Help with large climber

bibbus(7b)March 17, 2013

I've waited too late to prune and I really don't want to prune this rose bush. BUTI wanted to see if you could tell me the downside of not pruning out the large canes. The canes are an inch to an inch and a half in diameter at the base of the rose. The flowers are really pretty in the spring with hundreds of roses. They are healthy right now although they get lots of black spot in the summer. If I should go ahead and prune out a few of the older canes, I can do it. I DO plan to prune the vertical branches that got long over the winter and tie down the ones that are floating. Thanks for any advice on pruning the large canes!

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Campanula UK Z8

I cannot see any reason why you wouldn't leave those long, thick canes as they are - they are providing a nice structural framework, not too many and not twiggy. I usually aim to have exactly that sort of finish after pruning, keeping half a dozen long canes and pruning all the laterals back to a few inches.
Of course, I am not any sort of expert and am also notoriously slack with pruning regimes (well, any sort of regimes, really) but those canes look healthily productive. If the flowering started to deteriorate....or disease was a big pressure, then maybe a bit of thinning, to 4-5 long canes....but otherwise, I cannot really see any reason to remove any of them.
My eyesight is a bit dubious - what is the twiggy growth in the middle - is this another rose or part of the same one? That growth does look a bit weedy and twiggy but cannot see enough to be helpful.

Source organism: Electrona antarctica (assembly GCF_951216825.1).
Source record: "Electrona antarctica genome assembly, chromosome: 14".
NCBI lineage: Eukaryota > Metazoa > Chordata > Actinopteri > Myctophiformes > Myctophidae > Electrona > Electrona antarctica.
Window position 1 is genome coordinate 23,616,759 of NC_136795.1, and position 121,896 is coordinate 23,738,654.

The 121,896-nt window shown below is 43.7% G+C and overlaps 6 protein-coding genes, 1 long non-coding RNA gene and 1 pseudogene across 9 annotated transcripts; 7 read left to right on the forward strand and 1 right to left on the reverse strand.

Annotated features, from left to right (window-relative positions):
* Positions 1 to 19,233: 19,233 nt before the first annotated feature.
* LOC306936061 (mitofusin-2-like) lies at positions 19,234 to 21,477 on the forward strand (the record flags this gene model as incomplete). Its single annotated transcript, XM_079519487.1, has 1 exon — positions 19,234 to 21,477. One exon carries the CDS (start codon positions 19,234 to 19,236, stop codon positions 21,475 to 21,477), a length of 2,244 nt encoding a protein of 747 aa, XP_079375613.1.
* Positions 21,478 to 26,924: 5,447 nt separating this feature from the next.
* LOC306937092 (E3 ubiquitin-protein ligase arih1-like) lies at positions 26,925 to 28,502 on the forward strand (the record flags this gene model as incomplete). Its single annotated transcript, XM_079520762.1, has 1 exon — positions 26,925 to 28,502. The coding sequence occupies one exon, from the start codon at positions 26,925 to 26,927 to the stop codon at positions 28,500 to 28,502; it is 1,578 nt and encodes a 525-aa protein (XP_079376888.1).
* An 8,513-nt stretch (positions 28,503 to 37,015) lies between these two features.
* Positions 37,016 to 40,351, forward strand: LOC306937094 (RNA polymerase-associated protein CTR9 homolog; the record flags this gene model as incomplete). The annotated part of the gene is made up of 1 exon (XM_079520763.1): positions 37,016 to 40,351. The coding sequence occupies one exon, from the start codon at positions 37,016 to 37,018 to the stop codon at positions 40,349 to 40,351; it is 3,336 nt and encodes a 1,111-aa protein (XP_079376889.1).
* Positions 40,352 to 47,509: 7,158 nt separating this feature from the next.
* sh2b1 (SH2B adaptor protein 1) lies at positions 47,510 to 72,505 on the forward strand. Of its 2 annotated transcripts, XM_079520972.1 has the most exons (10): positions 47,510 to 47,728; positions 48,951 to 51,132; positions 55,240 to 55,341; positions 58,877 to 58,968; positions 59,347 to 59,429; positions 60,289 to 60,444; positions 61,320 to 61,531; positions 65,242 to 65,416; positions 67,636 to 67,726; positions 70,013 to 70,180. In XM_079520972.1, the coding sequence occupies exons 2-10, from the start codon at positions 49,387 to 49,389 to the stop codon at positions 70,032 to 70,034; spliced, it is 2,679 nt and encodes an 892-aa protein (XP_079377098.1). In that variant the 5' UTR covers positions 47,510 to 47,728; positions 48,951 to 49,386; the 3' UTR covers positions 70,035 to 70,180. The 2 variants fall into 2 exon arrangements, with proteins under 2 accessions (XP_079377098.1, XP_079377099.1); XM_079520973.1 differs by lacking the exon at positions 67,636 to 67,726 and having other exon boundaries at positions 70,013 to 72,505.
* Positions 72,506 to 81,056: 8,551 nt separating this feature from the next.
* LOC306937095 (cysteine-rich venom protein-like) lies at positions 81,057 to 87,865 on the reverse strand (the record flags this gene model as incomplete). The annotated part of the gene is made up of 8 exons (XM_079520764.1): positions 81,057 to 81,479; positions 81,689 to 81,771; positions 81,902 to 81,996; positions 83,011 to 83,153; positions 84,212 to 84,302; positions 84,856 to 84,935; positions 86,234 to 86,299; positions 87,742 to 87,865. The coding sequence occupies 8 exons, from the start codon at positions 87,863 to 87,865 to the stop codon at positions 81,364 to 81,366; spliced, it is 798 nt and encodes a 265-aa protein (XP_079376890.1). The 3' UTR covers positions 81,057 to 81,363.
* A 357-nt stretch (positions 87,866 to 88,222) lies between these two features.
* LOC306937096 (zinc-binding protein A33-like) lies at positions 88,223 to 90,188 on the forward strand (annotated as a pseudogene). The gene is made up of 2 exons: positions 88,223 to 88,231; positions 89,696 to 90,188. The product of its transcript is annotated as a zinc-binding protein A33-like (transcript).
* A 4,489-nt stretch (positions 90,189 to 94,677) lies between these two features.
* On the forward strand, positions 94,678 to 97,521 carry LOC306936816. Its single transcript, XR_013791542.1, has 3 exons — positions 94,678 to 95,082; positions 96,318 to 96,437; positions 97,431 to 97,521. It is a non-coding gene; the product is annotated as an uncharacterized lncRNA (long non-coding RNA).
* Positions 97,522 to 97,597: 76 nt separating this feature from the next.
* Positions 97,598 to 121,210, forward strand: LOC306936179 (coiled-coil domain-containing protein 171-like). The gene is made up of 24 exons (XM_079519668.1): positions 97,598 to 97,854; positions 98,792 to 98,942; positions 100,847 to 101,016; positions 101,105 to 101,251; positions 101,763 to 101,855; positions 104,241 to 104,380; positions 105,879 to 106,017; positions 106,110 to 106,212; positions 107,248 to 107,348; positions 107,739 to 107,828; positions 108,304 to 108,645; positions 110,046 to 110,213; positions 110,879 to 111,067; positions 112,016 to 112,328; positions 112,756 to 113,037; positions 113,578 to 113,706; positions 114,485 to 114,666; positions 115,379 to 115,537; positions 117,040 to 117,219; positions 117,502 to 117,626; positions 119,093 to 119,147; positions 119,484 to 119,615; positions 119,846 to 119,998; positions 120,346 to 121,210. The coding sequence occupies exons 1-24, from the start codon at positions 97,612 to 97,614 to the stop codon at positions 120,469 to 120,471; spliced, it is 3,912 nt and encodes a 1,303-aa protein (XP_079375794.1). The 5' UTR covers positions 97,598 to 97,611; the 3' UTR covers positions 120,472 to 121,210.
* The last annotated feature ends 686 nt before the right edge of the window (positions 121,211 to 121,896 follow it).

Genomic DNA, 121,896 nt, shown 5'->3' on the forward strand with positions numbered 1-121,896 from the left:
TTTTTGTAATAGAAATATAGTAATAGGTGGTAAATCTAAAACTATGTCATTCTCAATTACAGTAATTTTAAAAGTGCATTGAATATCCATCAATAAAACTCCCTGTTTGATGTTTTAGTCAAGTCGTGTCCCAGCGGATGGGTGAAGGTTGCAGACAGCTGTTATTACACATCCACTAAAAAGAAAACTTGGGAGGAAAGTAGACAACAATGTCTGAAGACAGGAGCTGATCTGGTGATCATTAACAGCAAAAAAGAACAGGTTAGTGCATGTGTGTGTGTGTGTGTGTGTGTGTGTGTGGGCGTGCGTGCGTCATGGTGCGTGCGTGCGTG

Bookmark   March 17, 2013 at 3:38PM
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buford(7 NE GA)

Only take out canes at the bottom if you don't want that cane. What you can do now it trim the laterals that are coming off of the long canes tha you have tied into a curve. That will neaten it up a bit. Also, when its done blooming you can do the same, trim of the small canes that produced the flowers, not the main canes.

    Bookmark   March 17, 2013 at 3:57PM
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hoovb zone 9 sunset 23

It's just a baby.

Downside of NOT pruning, only one I can think of would be if a cane is able to injure someone walking by. Safety first!

I don't do a major pruning of climbers every year, only every three years or so, with just a light or moderate clean-up in the off years.

    Bookmark   March 17, 2013 at 7:58PM
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catsrose(VA 6)

Climbers, in fact, most classes of roses, need very little pruning, just shaping and removing deadwood. Hybrid Teas are the only roses that require heavy pruning--and even they can live and bloom without it.

    Bookmark   March 18, 2013 at 7:53AM
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